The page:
All the data and materials related to this study are available on request.

Change history

Abbreviations

A. lumbricoides :

Ascaris lumbricoides

AOR:

Adjusted odds ratio

CI:

Confidence interval

COR:

Crude odds ratio

SD:

Standard deviation

STH:

Soil-transmitted helminth

WHO:

World Health Organization

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Acknowledgements

We present our highest and sincere thanks to the authorities of Faculty of Medicine, Kandahar University, Kandahar Province Directorate of Public Health, and elders of villages in Daman district. We are also very thankful of the data collectors and all our study participants.

Funding

This study did not receive any specific funding. WR Taylor is part funded by Wellcome under grant 220211. For the purpose of Open Access, the author has applied a CC BY public copyright licence to any Author Accepted Manuscript version arising from this submission.

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Authors and Affiliations

Authors

Contributions

Conceptualisation: BAR, BAM, MSS, MHS, WRT. Data curation: BAR, BAM. Formal analysis: BAR, MHW, MHS. Funding acquisition: No funding. Investigation: BAM, MHW, MSS. Methodology: BAR, BAM, WRT. Project administration: BAR, BAM, MSS, MHS. Resources: MHW, BAM. Software: BAR, MSS. Supervision: BAR, BAM. Validation: MHW, MSS. Visualisation: MHW, MSS. Writing—original draft: BAR, MHW. Writing – review & editing: BAR, BAM, MHW, MSS,, MHS, WRT. All authors have read and approved the manuscript.

Corresponding author

Correspondence to Bilal Ahmad Rahimi.

Ethics declarations

Ethics approval and consent to participate

Written informed consents were taken from parents or guardians of all the participants prior to the study. From children < 15 years old but old enough to answer were given the assent forms for the participation. Information of the participants will not be disclosed. Ethical approval was taken from Kandahar University Ethics Committee (code number KDRU-EC-2020.91). For data collection, only patients' initials were used. Prior to entering into the computer for analysis, the collected data was coded and de-identified.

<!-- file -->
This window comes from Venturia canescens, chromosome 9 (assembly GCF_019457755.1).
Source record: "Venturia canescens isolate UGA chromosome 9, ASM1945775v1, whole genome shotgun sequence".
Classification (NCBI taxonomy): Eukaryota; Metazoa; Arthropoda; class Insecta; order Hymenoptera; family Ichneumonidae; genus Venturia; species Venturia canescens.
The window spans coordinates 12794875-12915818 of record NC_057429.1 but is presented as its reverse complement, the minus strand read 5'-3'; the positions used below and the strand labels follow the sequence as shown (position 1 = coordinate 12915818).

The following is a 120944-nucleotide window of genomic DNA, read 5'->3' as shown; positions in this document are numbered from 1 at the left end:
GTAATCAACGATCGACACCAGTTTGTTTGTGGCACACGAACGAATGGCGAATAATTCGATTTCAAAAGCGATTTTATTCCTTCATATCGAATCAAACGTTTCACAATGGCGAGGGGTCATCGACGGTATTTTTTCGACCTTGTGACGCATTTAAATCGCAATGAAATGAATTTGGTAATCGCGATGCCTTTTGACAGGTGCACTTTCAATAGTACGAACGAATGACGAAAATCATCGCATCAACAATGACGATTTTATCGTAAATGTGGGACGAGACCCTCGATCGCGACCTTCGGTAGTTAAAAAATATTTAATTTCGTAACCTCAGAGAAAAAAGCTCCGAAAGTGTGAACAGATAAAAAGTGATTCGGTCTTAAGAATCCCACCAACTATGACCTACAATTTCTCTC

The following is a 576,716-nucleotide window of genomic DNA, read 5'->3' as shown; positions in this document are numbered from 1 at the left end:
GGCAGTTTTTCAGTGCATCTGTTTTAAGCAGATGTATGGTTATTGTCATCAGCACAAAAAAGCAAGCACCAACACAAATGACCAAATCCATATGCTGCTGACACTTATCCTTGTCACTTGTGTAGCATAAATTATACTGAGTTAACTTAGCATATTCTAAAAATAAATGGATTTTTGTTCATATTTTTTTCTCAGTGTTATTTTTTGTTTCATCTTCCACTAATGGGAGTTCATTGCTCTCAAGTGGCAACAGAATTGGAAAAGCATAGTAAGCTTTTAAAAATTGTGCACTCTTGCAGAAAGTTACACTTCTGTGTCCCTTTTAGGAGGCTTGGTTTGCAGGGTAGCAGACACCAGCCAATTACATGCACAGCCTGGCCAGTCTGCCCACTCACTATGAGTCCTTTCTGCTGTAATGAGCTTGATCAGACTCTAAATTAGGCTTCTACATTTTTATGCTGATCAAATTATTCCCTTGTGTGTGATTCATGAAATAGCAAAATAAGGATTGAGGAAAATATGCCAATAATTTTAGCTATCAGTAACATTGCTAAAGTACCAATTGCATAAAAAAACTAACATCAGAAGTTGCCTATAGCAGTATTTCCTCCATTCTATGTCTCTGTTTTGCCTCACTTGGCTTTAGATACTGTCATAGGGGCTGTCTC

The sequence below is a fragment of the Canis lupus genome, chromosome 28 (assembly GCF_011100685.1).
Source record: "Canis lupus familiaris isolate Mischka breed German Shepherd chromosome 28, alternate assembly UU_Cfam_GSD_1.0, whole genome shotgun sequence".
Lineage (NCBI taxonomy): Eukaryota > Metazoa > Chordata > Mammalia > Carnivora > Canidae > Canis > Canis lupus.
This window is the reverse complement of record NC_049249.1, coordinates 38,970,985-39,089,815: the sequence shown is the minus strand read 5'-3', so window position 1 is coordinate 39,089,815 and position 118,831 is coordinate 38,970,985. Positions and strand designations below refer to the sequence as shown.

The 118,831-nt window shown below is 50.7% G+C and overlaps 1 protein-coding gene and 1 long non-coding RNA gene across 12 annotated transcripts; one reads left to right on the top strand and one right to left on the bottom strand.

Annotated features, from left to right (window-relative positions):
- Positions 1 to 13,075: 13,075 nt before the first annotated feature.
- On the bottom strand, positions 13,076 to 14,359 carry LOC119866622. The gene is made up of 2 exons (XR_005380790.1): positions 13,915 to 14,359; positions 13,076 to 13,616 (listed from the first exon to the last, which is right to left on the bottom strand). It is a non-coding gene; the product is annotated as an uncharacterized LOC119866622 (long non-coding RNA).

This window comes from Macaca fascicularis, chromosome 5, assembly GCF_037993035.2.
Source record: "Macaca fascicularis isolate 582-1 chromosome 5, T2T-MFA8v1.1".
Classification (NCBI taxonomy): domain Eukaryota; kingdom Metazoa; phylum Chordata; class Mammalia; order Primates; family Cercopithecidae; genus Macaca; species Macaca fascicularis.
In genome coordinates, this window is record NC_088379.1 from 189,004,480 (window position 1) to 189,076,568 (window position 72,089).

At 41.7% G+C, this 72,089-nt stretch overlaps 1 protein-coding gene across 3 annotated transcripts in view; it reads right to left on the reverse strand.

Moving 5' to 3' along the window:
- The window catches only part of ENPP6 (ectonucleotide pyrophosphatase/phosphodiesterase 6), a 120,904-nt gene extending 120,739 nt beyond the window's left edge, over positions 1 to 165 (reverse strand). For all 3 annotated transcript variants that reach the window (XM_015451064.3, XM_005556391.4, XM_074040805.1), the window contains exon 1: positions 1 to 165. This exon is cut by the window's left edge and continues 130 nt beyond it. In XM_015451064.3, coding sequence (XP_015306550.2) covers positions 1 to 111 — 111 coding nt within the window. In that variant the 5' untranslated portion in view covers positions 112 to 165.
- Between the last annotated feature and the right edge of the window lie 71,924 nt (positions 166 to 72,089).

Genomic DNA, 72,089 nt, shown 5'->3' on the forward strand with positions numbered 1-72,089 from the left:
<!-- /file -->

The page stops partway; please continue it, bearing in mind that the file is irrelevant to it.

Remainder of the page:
Consent for publication

Not applicable.

Competing interests

All the authors do not have any competing interests.

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An error was identified in the Funding section. The current statement reads: There were no fundings for this study. The statement should read: This study did not receive any specific funding. WR Taylor is part funded by Wellcome under grant 220211. For the purpose of Open Access, the author has applied a CC BY public copyright licence to any Author Accepted Manuscript version arising from this submission. The original article has been updated.

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Rahimi, B.A., Mahboobi, B.A., Wafa, M.H. et al. Prevalence and associated risk factors of soil-transmitted helminth infections in Kandahar, Afghanistan. BMC Infect Dis 22, 361 (2022). https://doi.org/10.1186/s12879-022-07336-z

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Keywords

  • Prevalence
  • Soil-transmitted helminth
  • Children
  • Risk factor
  • Afghanistan